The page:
The order also directed every state government to set up a committee comprising the Commissioner of Finance, the Accountant-General of the State, a representative of the state’s Budget Office, the Chief Registrar of the High Court, Sharia Court of Appeal and Customary Court of Appeal as applicable, the Clerk of the House of Assembly and the Secretary of the State Judicial Service Committee or Commission. This committee is to be accorded legal recognition in the appropriation laws of the states. The committee’s main task is to, where applicable, determine based on the revenue profile of the state, a workable budget for each arm of the state government.

The executive order also provides that each state judiciary is to set up a state judiciary budget committee, which would be responsible for preparing, administering and implementing the budget of the judiciary. The committee would comprise of the state’s Chief Judge as Chairman, the Grand Kadi of Sharia Court of Appeal or President of Customary Court of Appeal as applicable, and two members of the Judicial Service Committee/Commission to be appointed by the Chief Judge. The Chief Registrar is to serve as Secretary of the committee.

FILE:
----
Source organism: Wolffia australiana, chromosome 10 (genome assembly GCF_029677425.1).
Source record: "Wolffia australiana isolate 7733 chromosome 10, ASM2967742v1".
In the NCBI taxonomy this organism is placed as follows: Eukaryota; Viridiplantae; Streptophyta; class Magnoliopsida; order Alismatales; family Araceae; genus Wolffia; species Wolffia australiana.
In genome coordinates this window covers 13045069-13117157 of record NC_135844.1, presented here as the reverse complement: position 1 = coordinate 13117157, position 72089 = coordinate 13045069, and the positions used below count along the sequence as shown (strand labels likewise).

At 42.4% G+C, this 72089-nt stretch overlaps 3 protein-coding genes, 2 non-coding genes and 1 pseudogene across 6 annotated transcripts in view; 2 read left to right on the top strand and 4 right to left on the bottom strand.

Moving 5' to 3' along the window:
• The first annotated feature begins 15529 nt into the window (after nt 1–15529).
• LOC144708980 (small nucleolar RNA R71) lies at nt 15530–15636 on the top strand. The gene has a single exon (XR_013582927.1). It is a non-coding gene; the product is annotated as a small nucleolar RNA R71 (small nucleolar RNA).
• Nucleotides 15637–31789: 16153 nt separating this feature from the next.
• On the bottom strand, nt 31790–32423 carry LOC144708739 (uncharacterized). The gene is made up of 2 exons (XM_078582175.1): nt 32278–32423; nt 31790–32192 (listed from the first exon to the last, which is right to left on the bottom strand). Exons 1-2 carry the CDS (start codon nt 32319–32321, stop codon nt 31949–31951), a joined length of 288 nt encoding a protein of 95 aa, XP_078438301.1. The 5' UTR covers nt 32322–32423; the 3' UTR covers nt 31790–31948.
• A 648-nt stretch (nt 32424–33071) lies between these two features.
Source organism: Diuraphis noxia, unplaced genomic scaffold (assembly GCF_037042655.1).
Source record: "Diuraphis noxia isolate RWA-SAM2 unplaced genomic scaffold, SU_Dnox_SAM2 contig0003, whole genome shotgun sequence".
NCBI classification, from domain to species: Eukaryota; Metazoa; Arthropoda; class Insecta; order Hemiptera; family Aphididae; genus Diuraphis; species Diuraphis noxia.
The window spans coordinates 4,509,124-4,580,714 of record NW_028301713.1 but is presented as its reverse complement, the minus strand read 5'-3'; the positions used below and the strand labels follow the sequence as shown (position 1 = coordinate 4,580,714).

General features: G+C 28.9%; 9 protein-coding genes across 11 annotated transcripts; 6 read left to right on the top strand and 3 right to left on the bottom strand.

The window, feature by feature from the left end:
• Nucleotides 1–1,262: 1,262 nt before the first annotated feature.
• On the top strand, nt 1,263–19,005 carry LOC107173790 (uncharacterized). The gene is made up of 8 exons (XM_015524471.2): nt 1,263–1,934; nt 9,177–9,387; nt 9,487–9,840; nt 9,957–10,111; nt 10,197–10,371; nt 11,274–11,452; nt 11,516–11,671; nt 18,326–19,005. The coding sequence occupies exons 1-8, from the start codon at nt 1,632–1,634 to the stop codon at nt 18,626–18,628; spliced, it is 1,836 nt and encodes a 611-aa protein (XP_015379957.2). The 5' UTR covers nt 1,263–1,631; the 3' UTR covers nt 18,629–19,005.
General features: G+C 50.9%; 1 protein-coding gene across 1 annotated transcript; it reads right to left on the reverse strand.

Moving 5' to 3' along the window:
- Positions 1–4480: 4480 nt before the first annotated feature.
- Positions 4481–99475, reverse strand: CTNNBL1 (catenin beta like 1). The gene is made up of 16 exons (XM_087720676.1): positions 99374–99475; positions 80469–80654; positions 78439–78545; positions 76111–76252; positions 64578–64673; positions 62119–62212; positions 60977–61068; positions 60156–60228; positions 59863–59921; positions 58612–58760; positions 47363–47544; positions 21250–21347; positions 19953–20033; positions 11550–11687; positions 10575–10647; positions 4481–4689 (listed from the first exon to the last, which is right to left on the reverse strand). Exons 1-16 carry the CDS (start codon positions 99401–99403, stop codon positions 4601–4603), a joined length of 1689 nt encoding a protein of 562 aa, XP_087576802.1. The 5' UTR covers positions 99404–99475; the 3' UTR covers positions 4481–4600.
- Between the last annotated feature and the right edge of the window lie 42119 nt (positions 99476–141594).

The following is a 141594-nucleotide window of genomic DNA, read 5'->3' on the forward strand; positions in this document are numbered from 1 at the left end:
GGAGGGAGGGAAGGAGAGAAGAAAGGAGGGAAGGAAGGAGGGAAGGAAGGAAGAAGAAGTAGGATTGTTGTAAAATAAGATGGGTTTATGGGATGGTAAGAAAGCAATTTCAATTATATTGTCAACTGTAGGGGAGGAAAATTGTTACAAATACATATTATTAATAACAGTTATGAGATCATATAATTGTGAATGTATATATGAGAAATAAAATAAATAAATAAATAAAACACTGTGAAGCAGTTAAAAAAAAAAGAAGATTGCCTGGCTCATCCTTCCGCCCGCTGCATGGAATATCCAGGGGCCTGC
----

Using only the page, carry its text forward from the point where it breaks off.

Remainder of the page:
The lack of financial autonomy for the legislative and judicial arms of government has been a long-standing issue, especially with respect to the judiciary, which was even guaranteed such autonomy prior to the 4th Alteration. The desire to uphold judicial financial autonomy led prominent Senior Advocate of Nigeria, Olisa Agbakoba, to file a suit against the Attorney-General of the Federation (AGF), the National Judicial Council (NJC) and the National Assembly in February 2013. His suit challenged the extant methods of appropriating the judiciary’s budget in the Appropriation Bills, as opposed to being a first-line charge paid directly to the judiciary. He contended that this was contrary to the constitutional provisions of Section 81(3) of the 1999 Constitution.

The Judiciary Staff Union of Nigeria (JUSUN) instituted a similar action against the NJC, AGF and the Attorneys-General of the states in the same year, and also claimed reliefs for the implementation of the financial autonomy of the judiciary at both the federal and state levels in accordance with the provisions of Sections 81(3) and 121(3) of the 1999 Constitution. Both suits were decided in favour of the financial autonomy of the judiciary. However, more than five years later, major parts of the judgments are still being disobeyed as state governments continue to breach the Constitution.